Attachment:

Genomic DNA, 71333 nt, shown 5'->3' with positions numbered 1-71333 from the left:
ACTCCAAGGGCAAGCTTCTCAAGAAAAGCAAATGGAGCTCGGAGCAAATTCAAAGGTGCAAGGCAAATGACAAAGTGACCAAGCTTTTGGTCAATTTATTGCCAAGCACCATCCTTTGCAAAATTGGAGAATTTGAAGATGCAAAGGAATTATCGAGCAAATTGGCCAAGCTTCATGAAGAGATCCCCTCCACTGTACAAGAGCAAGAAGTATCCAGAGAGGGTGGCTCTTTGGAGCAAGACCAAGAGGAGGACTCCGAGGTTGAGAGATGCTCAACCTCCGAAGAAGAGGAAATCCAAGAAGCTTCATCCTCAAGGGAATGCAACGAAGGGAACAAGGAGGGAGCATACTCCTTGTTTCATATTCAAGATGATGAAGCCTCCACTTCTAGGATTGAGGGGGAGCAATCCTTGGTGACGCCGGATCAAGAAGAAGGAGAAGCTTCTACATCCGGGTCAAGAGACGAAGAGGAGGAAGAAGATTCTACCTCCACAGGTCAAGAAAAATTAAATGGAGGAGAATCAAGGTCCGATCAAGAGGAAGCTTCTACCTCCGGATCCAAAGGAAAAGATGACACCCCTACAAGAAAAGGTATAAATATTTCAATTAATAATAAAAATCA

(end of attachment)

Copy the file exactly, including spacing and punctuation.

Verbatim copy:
Genomic DNA, 71333 nt, shown 5'->3' with positions numbered 1-71333 from the left:
ACTCCAAGGGCAAGCTTCTCAAGAAAAGCAAATGGAGCTCGGAGCAAATTCAAAGGTGCAAGGCAAATGACAAAGTGACCAAGCTTTTGGTCAATTTATTGCCAAGCACCATCCTTTGCAAAATTGGAGAATTTGAAGATGCAAAGGAATTATCGAGCAAATTGGCCAAGCTTCATGAAGAGATCCCCTCCACTGTACAAGAGCAAGAAGTATCCAGAGAGGGTGGCTCTTTGGAGCAAGACCAAGAGGAGGACTCCGAGGTTGAGAGATGCTCAACCTCCGAAGAAGAGGAAATCCAAGAAGCTTCATCCTCAAGGGAATGCAACGAAGGGAACAAGGAGGGAGCATACTCCTTGTTTCATATTCAAGATGATGAAGCCTCCACTTCTAGGATTGAGGGGGAGCAATCCTTGGTGACGCCGGATCAAGAAGAAGGAGAAGCTTCTACATCCGGGTCAAGAGACGAAGAGGAGGAAGAAGATTCTACCTCCACAGGTCAAGAAAAATTAAATGGAGGAGAATCAAGGTCCGATCAAGAGGAAGCTTCTACCTCCGGATCCAAAGGAAAAGATGACACCCCTACAAGAAAAGGTATAAATATTTCAATTAATAATAAAAATCA